Tuesday, January 05, 2016

Gluten-free Chicano Food

The Gluten-free Chicano cooks
Gluten-Free Scallop Chowder
Michael Sedano

Does Chicano food require a side of frijoles and rice and tortillas and a dollop a guacamole? No. Comida Chicana is whatever the cook prepares. Does it have to contain chile? Yes, with certain exceptions, like Chicano pankekies. After all, a day without chile is like a day without sunshine.

At a post-New Year pachanga, The Gluten-free Chicano was talking comida chicana, chile-making, and cooking in general with fabulous artist Pola Lopez. Not only is Pola among the very best Chicana painters, she's also a top-notch maker of chile: Rich with garlic and red chile, it's fabulous on a tamal, perfect as a dip on a chip.

I asked Pola, who originates from New Mexico, why the state’s enchiladas, both green and red, are wheat-bearing dangers for celiacos and other gluten-adverse gente? Pola explained her home state is the capital of roux-based food. “The French influence,” Pola says.

When I complained that corn starch was easily substitutable for wheat flour, Pola reasoned that her homebody cooks probably think the ingredient too Mexican, and it would thus fly in the face of that French influence. Tant pis, which is another way of saying chacun a son gluten habit.


I love the Land of Enchantment, except I can’t eat their enchiladas and a lot of other food owing to that roux tradition. So I’m happy as can be that I’m a Californian and unconstrained by that dommage of a tradition.

In honor of Pola Lopez’ delicious chile--she pulled her punches and didn't make it smoking hot, lástima--The Gluten-free Chicano offers this roux-based chowder.

1 Russett potato, cubed or minced.
½ Brown onion, chopped.
12 frozen medium scallops
¾ cup sharp cheddar cheese
½ cube butter
¼ cup gluten-free baking mix
3 cups boiling water
2 cups lactose-free milk
1 can creamed corn
Olive oil
Ground cayenne pepper, salt, black pepper

Make the Chowder base:
In a deep frying pan over medium flame, heat olive oil.
Stir in the onions and potato and cook until just fork tender.
Add boiling water.

I like russets because they fall apart as they cook and thicken the broth without extra work or tools.

After about ten minutes, add the frozen scallops, cover and simmer while you make the roux. I like frozen scallops in this preparation because they exude flavor as they defrost and will need ten minutes or so before they turn translucent white, during which you make the roux.


The secret:
If you know how to make a good roux, this chowder is an incredibly simple and elegant dish.

Learn to make a roux-based sauce; it is versatile. White sauce, or sauce béchamel, forms the basis of such meals as shit-on-a-shingle aka “creamed beef on toast” (serve on mashed potato for gluten-free goodness); a wondrous cheese sauce for vegetables and baked potatoes; macaroni and cheese; scalloped potatoes; enchilada sauce.

Roux:
Melt butter and a splash of olive oil in a saucepan over medium heat. The oil keeps the butter from burning, so don't skip it.

Sprinkle cayenne, salt, pepper to taste and stir into the boiling butter.

Add gluten-free flour to the boiling butter and stir until toasted light brown. I like King Arthur's Gluten-free Baking Mix, but other brands, or puro rice flour, work as well.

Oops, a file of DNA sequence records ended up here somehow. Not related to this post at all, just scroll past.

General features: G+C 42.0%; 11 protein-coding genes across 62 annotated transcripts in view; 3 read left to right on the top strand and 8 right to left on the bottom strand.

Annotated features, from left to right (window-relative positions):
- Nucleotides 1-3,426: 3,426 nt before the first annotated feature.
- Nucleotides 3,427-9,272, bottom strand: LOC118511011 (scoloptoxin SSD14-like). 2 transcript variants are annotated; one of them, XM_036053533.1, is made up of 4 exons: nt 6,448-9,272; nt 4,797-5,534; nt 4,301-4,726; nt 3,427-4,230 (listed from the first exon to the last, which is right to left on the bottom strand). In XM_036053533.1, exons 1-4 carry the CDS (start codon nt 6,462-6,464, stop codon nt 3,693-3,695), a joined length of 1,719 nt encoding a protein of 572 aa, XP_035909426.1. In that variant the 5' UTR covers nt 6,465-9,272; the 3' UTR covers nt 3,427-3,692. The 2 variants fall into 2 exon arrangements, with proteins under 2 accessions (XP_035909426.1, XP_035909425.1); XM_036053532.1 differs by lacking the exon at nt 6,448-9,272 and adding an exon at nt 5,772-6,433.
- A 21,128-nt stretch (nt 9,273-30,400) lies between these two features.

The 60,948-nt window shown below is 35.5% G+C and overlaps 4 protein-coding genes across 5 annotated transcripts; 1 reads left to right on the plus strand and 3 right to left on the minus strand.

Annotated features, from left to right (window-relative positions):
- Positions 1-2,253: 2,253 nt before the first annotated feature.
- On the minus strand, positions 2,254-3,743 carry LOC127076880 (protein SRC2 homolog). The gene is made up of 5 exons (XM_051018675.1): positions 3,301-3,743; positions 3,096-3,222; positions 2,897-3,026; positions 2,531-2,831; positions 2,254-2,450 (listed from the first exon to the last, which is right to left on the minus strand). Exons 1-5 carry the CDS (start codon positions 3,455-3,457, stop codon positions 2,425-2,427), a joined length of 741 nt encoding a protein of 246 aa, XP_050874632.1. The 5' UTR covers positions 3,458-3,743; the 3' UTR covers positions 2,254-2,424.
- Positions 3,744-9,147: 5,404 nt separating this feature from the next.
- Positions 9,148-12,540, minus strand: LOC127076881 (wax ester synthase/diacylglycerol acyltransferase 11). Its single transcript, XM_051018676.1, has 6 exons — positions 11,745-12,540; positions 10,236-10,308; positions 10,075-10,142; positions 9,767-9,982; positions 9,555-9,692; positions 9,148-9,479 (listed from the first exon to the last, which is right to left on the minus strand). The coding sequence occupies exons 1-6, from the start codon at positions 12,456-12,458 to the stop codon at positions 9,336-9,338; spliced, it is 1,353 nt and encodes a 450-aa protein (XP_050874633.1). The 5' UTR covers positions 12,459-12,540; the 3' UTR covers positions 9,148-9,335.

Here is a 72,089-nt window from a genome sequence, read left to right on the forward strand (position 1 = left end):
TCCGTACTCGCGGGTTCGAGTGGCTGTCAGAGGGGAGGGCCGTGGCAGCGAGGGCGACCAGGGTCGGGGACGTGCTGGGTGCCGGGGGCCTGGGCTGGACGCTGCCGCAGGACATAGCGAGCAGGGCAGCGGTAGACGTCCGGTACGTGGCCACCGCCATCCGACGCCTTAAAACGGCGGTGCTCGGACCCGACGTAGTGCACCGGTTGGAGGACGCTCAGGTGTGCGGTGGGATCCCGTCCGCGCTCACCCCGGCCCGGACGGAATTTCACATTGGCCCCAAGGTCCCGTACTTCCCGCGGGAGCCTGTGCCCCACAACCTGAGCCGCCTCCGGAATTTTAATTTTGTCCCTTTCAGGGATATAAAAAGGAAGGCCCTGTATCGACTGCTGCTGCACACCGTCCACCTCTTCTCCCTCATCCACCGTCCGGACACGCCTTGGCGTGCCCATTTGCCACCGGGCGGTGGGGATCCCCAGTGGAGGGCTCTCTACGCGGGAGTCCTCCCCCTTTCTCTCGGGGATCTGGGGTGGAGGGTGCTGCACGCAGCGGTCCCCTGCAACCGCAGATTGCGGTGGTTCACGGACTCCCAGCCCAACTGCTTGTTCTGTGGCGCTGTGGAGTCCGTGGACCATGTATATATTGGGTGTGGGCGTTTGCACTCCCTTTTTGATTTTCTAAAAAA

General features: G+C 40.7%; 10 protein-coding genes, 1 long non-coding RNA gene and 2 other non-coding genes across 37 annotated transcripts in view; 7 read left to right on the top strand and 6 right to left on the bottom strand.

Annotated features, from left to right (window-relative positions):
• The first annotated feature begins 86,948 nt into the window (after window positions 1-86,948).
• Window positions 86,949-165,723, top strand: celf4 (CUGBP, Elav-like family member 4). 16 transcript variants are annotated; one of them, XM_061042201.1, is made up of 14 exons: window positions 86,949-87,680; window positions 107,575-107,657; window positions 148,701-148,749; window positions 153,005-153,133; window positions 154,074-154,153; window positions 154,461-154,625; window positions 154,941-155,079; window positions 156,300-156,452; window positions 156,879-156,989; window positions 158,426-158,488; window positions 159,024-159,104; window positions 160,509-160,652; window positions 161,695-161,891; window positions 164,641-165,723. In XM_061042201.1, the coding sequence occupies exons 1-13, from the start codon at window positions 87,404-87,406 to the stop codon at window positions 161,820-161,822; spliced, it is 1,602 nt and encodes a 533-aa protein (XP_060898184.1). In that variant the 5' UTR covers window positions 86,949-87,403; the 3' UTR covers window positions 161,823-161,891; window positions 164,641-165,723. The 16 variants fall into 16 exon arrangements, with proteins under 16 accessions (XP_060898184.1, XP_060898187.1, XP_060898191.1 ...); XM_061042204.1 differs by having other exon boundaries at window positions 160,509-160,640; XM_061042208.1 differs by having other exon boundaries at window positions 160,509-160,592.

Sauce:
For chowder and cream sauces, use milk or half-and-half as the liquid. Gradually add liquid to the roux, stir and cook until thickened.

A thick paste forms at the first drops of milk. Stir vigorously as you slowly add all the liquid and the sauce becomes soupy. Stir from the bottom of the pan to ensure good results.

Lower the flame and stir frequently but not constantly. You can do some prep work like setting the table in-between stirrings.

In five or ten minutes the sauce will thicken until it coats the side of the pan and your whisk. Judge viscosity by eye and coating action. It should be thick enough to hold a whorl for a moment.

Stir cubed or grated cheese into the slightly thickened roux sauce. Keep stirring until all the cheese melts. The sauce continues to thicken, both from the queso and the gluten-free flour.

Combine Everything Into the Papas:
Stir in the can of creamed corn.

Stir the cheese sauce into the papa-onion-scallop broth.

Bring to a gentle boil.



Serve:
Garnish with a sprig of cilantro or parsley, or a dusting of cayenne powder or coarsely ground black pepper.

¡Provecho!

This recipe serves four, or two with leftovers for a second meal. A hearty chowder makes the perfect meal after a cold day outside turning the earth or sweeping leaves.


Next Week At La Bloga-Tuesday:
The Ten Best Poems of 2015 from La Bloga On-line Floricanto.

3 comments:

Carolina Hinojosa-Cisneros said...

This is wonderful!! A Chicano Gluten Free Blog. I'm lactose intolerant as well and love that you called for lactose free milk. May I substitute the sharp cheddar for a more aged cheese? I find that the longer the cheese is aged the easier on my tummy it is.

Gracias.

msedano said...

Carolina, I'm happy you enjoyed the recipe. When you make any cheese sauce use the best cheese you have, gruyere goes really well in this, and that is a hard and aged cheese. the sharpest cheddars are well-aged, by the way, so for that flavor you might look at (expensive) cracker barrel or another cheddar that meets your needs.

Adan Medrano said...

Love your bloga! I completely agree that Chicano food is what and how we make it, and it is alive and evolving....I'll keep coming back, ,,,,and I agree: A day without chile is like a day without sunshine!
Adán Medrano
www.adansblog.com